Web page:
It seems as though author Harper Lee has answered the prayers of all bookworms.
Lee, who authored the classic 1960 novel, To Kill a Mockingbird, is set to release a sequel to the book this summer titled, Go Set a Watchman. Originally written in the mid-1950s, Lee, who was then a new writer, was persuaded by her editor to rework some of the flashback stories in the book as a novel in its own right, birthing the award-winning literature piece To Kill a Mockingbird.
“In the mid-1950s, I completed a novel called Go Set a Watchman,” said the now 88-year-old author in a statement. “It features the character known as Scout as an adult woman, and I thought it a pretty decent effort. My editor, who was taken by the flashbacks to Scout’s childhood, persuaded me to write a novel (what became To Kill a Mockingbird) from the point of view of the young Scout.”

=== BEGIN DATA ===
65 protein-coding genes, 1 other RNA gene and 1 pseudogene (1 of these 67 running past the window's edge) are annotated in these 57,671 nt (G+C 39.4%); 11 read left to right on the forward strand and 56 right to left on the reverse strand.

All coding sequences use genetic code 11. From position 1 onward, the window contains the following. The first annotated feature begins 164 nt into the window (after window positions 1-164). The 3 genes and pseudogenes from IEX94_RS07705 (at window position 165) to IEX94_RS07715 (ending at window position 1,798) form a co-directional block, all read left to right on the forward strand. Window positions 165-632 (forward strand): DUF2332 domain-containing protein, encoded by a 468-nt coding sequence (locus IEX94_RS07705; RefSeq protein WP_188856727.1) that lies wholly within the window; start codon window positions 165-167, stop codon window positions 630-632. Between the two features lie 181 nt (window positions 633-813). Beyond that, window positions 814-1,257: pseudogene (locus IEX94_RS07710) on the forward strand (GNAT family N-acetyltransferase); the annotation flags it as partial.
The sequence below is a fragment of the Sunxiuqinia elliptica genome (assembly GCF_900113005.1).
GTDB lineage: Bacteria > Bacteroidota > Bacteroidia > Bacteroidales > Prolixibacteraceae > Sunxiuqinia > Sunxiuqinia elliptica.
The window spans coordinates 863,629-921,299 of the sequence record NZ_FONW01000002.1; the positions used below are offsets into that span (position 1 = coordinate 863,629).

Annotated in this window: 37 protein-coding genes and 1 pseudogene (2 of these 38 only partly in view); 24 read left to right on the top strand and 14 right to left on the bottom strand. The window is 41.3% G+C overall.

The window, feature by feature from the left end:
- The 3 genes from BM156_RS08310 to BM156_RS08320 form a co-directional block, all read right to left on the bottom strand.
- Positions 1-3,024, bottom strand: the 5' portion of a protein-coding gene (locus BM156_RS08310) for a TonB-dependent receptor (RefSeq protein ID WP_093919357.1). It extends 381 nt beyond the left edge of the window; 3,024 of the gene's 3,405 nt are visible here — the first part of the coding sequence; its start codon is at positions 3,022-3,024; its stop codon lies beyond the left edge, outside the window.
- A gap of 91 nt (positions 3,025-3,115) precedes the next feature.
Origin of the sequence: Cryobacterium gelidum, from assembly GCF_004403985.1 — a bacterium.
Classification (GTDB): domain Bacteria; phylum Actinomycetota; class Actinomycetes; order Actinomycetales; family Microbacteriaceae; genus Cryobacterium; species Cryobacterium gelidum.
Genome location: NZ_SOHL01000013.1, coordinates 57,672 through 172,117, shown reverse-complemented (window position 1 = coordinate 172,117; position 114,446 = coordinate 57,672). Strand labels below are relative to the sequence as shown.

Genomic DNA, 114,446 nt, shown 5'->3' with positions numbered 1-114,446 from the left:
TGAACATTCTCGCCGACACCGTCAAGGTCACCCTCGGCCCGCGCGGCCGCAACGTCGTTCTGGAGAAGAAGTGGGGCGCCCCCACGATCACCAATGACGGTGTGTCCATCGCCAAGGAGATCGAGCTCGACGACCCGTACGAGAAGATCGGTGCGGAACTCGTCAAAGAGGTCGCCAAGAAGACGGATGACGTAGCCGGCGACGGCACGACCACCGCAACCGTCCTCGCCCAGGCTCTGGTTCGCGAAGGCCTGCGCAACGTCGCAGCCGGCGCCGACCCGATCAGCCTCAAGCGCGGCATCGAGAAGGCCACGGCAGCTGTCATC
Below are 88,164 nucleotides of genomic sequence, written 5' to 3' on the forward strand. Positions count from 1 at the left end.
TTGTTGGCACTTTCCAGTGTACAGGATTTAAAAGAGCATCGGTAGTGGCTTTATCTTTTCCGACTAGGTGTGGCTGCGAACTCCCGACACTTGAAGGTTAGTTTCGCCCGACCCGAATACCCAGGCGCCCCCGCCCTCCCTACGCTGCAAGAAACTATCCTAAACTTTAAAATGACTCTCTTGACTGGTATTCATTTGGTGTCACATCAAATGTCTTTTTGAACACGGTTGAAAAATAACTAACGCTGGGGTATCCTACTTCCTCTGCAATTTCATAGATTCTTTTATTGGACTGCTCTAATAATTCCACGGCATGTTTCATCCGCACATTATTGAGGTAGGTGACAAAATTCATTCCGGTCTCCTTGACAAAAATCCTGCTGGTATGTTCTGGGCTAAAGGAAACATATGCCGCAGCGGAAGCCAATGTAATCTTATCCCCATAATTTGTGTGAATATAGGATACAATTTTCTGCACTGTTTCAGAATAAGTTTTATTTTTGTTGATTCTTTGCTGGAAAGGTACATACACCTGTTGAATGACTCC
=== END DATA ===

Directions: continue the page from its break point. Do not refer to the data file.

Now, more than 50 years later, the Pulitzer Prize winner’s friend and lawyer, Tonja Carter, found a copy of the original manuscript and convinced the author to finally give it another shot at being published.
With the recent release of Selma and the 50th anniversary of the Voting Rights Act, the publishing of a sequel to Lee’s first novel, which explored issues of both racism and classism, comes at a perfect time. The new book is set in Maycomb during the mid-1950s and will chronicle Scout’s return from New York to Maycomb to visit her father, Atticus.
The 304-page book is scheduled to be released on July 14 and will be Lee’s second published novel.